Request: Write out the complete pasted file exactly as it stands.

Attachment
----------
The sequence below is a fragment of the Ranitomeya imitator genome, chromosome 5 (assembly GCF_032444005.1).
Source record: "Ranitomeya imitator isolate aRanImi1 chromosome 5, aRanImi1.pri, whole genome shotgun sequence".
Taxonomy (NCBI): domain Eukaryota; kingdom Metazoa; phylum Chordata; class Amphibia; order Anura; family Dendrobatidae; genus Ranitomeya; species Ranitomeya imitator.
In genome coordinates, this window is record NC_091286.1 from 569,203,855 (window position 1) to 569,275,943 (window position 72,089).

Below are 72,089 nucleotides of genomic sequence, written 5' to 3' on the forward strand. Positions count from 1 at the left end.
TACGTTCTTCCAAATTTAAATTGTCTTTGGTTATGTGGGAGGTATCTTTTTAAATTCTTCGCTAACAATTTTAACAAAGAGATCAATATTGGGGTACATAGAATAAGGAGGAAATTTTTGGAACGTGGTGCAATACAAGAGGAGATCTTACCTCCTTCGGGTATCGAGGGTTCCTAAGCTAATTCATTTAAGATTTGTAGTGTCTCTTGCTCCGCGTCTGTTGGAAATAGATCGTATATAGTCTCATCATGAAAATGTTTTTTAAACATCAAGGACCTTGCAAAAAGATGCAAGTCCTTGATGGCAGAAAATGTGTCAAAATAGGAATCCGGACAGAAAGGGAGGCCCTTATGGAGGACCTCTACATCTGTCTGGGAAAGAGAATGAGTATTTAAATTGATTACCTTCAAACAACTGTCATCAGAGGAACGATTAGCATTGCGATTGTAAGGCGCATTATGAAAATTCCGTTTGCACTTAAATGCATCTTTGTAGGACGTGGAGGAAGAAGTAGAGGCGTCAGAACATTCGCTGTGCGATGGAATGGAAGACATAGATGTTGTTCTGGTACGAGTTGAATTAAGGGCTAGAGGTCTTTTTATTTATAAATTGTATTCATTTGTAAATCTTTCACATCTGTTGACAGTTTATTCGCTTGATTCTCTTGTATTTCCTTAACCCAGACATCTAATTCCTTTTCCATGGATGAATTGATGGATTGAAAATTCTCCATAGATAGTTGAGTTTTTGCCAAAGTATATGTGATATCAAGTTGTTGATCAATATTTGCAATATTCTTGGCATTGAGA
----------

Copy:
The sequence below is a fragment of the Ranitomeya imitator genome, chromosome 5 (assembly GCF_032444005.1).
Source record: "Ranitomeya imitator isolate aRanImi1 chromosome 5, aRanImi1.pri, whole genome shotgun sequence".
Taxonomy (NCBI): domain Eukaryota; kingdom Metazoa; phylum Chordata; class Amphibia; order Anura; family Dendrobatidae; genus Ranitomeya; species Ranitomeya imitator.
In genome coordinates, this window is record NC_091286.1 from 569,203,855 (window position 1) to 569,275,943 (window position 72,089).

Below are 72,089 nucleotides of genomic sequence, written 5' to 3' on the forward strand. Positions count from 1 at the left end.
TACGTTCTTCCAAATTTAAATTGTCTTTGGTTATGTGGGAGGTATCTTTTTAAATTCTTCGCTAACAATTTTAACAAAGAGATCAATATTGGGGTACATAGAATAAGGAGGAAATTTTTGGAACGTGGTGCAATACAAGAGGAGATCTTACCTCCTTCGGGTATCGAGGGTTCCTAAGCTAATTCATTTAAGATTTGTAGTGTCTCTTGCTCCGCGTCTGTTGGAAATAGATCGTATATAGTCTCATCATGAAAATGTTTTTTAAACATCAAGGACCTTGCAAAAAGATGCAAGTCCTTGATGGCAGAAAATGTGTCAAAATAGGAATCCGGACAGAAAGGGAGGCCCTTATGGAGGACCTCTACATCTGTCTGGGAAAGAGAATGAGTATTTAAATTGATTACCTTCAAACAACTGTCATCAGAGGAACGATTAGCATTGCGATTGTAAGGCGCATTATGAAAATTCCGTTTGCACTTAAATGCATCTTTGTAGGACGTGGAGGAAGAAGTAGAGGCGTCAGAACATTCGCTGTGCGATGGAATGGAAGACATAGATGTTGTTCTGGTACGAGTTGAATTAAGGGCTAGAGGTCTTTTTATTTATAAATTGTATTCATTTGTAAATCTTTCACATCTGTTGACAGTTTATTCGCTTGATTCTCTTGTATTTCCTTAACCCAGACATCTAATTCCTTTTCCATGGATGAATTGATGGATTGAAAATTCTCCATAGATAGTTGAGTTTTTGCCAAAGTATATGTGATATCAAGTTGTTGATCAATATTTGCAATATTCTTGGCATTGAGA